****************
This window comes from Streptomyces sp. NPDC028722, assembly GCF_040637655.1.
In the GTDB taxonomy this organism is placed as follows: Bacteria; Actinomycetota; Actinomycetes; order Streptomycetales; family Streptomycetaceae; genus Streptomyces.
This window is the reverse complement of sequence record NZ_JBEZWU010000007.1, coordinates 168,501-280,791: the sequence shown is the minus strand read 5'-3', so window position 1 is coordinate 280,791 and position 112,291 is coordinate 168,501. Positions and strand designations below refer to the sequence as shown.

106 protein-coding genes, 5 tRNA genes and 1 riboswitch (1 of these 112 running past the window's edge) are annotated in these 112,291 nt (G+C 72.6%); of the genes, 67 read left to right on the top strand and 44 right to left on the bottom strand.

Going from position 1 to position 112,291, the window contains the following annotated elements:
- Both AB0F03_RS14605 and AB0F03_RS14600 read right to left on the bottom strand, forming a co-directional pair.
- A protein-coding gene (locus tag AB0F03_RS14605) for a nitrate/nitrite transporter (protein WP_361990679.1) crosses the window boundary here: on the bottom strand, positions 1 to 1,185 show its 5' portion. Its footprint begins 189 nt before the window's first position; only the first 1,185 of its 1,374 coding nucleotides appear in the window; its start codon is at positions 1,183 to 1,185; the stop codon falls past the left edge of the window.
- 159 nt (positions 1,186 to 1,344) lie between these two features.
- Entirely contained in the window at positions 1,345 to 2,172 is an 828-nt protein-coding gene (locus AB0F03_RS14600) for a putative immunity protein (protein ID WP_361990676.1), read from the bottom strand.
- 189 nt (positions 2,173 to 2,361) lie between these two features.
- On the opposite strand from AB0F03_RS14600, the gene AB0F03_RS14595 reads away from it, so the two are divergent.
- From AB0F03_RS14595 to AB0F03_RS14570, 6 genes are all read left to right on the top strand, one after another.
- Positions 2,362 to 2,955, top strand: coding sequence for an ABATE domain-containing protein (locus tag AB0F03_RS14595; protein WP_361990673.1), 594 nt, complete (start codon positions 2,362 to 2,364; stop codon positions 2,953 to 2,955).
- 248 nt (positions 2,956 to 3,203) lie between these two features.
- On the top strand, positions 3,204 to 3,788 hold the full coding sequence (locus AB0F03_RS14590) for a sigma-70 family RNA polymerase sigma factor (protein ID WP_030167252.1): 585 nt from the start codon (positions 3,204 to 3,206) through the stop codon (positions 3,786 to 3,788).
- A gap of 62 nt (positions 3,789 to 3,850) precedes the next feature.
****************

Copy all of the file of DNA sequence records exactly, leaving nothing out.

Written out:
This window comes from Streptomyces sp. NPDC028722, assembly GCF_040637655.1.
In the GTDB taxonomy this organism is placed as follows: Bacteria; Actinomycetota; Actinomycetes; order Streptomycetales; family Streptomycetaceae; genus Streptomyces.
This window is the reverse complement of sequence record NZ_JBEZWU010000007.1, coordinates 168,501-280,791: the sequence shown is the minus strand read 5'-3', so window position 1 is coordinate 280,791 and position 112,291 is coordinate 168,501. Positions and strand designations below refer to the sequence as shown.

106 protein-coding genes, 5 tRNA genes and 1 riboswitch (1 of these 112 running past the window's edge) are annotated in these 112,291 nt (G+C 72.6%); of the genes, 67 read left to right on the top strand and 44 right to left on the bottom strand.

Going from position 1 to position 112,291, the window contains the following annotated elements:
- Both AB0F03_RS14605 and AB0F03_RS14600 read right to left on the bottom strand, forming a co-directional pair.
- A protein-coding gene (locus tag AB0F03_RS14605) for a nitrate/nitrite transporter (protein WP_361990679.1) crosses the window boundary here: on the bottom strand, positions 1 to 1,185 show its 5' portion. Its footprint begins 189 nt before the window's first position; only the first 1,185 of its 1,374 coding nucleotides appear in the window; its start codon is at positions 1,183 to 1,185; the stop codon falls past the left edge of the window.
- 159 nt (positions 1,186 to 1,344) lie between these two features.
- Entirely contained in the window at positions 1,345 to 2,172 is an 828-nt protein-coding gene (locus AB0F03_RS14600) for a putative immunity protein (protein ID WP_361990676.1), read from the bottom strand.
- 189 nt (positions 2,173 to 2,361) lie between these two features.
- On the opposite strand from AB0F03_RS14600, the gene AB0F03_RS14595 reads away from it, so the two are divergent.
- From AB0F03_RS14595 to AB0F03_RS14570, 6 genes are all read left to right on the top strand, one after another.
- Positions 2,362 to 2,955, top strand: coding sequence for an ABATE domain-containing protein (locus tag AB0F03_RS14595; protein WP_361990673.1), 594 nt, complete (start codon positions 2,362 to 2,364; stop codon positions 2,953 to 2,955).
- 248 nt (positions 2,956 to 3,203) lie between these two features.
- On the top strand, positions 3,204 to 3,788 hold the full coding sequence (locus AB0F03_RS14590) for a sigma-70 family RNA polymerase sigma factor (protein ID WP_030167252.1): 585 nt from the start codon (positions 3,204 to 3,206) through the stop codon (positions 3,786 to 3,788).
- A gap of 62 nt (positions 3,789 to 3,850) precedes the next feature.